#nationalcybersecuritymonth | US officials are rethinking how to dissuade cyberattacks


In a coordinated show of force last month, the State Department and the Department of Defense joined more than 20 other nations in attributing and condemning a 2019 cyberattack on the country of Georgia to Russia’s military intelligence wing.

The move was part of a broader “name and shame” strategy aimed at slowing cyberattacks from foreign adversaries, part of a deterrence policy that also includes indictments and sanctions.

But during the one of the cybersecurity community’s biggest trade shows, just days after the State Department announcement, U.S. policymakers repeatedly acknowledged their strategies for discouraging state-backed cyberattacks aren’t working. And, in that vacuum, what’s re-emerging is a debate over what the federal government should do now — especially given the expanding threat several nation-state actors pose to the 2020 presidential election.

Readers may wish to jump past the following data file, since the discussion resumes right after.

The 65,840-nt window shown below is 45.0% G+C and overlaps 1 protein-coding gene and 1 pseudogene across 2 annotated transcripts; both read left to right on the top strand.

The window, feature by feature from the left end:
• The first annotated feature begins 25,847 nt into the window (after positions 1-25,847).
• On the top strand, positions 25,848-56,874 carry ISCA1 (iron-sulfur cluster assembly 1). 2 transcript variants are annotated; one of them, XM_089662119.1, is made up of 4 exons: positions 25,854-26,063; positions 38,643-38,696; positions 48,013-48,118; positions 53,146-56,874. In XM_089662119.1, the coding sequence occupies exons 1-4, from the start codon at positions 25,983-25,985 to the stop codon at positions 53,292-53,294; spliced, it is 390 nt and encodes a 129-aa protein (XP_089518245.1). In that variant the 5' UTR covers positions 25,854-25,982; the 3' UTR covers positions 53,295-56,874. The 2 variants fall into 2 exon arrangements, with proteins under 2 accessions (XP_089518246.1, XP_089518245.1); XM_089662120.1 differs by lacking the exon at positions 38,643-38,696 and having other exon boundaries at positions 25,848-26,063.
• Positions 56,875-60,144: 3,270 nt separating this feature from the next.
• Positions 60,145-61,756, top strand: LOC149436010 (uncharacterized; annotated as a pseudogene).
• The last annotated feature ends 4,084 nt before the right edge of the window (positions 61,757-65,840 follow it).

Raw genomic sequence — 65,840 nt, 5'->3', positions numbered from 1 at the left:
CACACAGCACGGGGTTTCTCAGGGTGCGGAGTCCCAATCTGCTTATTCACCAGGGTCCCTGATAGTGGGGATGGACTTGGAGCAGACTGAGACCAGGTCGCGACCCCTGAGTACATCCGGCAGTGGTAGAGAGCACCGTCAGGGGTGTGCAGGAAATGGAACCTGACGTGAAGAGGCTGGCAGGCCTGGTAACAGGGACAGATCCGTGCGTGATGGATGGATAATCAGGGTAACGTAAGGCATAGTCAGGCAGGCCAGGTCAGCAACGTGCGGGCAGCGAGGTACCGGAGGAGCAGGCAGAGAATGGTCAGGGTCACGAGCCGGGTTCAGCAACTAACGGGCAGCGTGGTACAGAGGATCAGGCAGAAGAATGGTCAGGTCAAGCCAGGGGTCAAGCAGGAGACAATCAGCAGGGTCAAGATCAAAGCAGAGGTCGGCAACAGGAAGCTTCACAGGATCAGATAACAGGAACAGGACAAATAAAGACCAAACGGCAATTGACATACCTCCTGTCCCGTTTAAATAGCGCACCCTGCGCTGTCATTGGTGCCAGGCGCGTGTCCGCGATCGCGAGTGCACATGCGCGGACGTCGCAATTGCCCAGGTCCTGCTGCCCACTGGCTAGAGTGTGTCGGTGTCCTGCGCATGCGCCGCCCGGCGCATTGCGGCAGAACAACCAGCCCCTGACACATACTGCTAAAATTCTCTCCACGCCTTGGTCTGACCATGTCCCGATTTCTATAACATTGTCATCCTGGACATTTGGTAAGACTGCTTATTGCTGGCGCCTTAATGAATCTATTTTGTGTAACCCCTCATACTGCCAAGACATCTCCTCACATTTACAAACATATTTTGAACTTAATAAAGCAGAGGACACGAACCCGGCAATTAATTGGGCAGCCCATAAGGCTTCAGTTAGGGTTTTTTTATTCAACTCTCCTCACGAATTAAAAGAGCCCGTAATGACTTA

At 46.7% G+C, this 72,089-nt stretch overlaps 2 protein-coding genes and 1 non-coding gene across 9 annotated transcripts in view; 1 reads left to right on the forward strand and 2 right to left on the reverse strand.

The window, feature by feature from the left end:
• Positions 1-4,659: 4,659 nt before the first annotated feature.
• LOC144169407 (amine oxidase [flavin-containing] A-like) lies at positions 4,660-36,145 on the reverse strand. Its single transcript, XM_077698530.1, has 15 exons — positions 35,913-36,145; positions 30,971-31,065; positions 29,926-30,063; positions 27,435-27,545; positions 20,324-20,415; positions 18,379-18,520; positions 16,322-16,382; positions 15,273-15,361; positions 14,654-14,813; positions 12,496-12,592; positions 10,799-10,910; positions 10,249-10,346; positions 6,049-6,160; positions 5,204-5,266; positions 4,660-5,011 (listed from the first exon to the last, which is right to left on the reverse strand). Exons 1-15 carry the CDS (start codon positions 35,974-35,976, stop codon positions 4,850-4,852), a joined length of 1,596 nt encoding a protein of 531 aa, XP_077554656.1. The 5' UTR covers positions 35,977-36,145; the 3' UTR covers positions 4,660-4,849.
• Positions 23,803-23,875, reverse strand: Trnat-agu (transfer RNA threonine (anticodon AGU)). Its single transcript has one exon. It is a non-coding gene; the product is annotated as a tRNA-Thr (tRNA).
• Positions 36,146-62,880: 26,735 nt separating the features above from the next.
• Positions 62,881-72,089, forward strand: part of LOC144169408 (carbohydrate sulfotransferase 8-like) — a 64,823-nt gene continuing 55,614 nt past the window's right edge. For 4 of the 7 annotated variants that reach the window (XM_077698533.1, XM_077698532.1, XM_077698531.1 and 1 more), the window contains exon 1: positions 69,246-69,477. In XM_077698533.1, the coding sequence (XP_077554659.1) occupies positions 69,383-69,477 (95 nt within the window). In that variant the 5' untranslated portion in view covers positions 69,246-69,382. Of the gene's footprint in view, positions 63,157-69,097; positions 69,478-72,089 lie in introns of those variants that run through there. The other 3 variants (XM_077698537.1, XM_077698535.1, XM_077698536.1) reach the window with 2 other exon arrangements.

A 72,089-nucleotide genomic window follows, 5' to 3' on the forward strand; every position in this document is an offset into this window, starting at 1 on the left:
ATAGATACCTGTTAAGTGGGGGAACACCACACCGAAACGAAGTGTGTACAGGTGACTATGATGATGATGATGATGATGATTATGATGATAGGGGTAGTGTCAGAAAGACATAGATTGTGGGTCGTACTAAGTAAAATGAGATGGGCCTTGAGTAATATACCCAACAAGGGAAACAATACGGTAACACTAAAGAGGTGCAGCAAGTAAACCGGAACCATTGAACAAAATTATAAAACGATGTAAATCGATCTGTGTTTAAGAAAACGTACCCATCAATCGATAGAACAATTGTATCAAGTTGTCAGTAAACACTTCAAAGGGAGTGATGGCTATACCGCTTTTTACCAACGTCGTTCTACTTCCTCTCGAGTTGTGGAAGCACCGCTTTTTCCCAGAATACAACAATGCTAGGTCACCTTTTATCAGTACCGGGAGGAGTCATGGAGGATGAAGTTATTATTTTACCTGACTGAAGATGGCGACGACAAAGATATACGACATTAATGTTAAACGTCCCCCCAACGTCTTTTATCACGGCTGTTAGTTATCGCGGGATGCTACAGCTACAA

While some officials hope sanctions and indictments will eventually force hackers to think twice before attacking American networks, other experts suggested that the federal government should lower the bar for a military strike in response to a digital attack.

“We should be very explicit about how low the threshold is for a kinetic response to an attack on our infrastructure,” said Tom Corcoran, a former senior staffer on the House and Senate intelligence oversight committees from 2001 to 2014 and the current head of cybersecurity at Farmers Insurance Group. “It doesn’t necessarily need to cause a loss of life or even a significant economic impact.”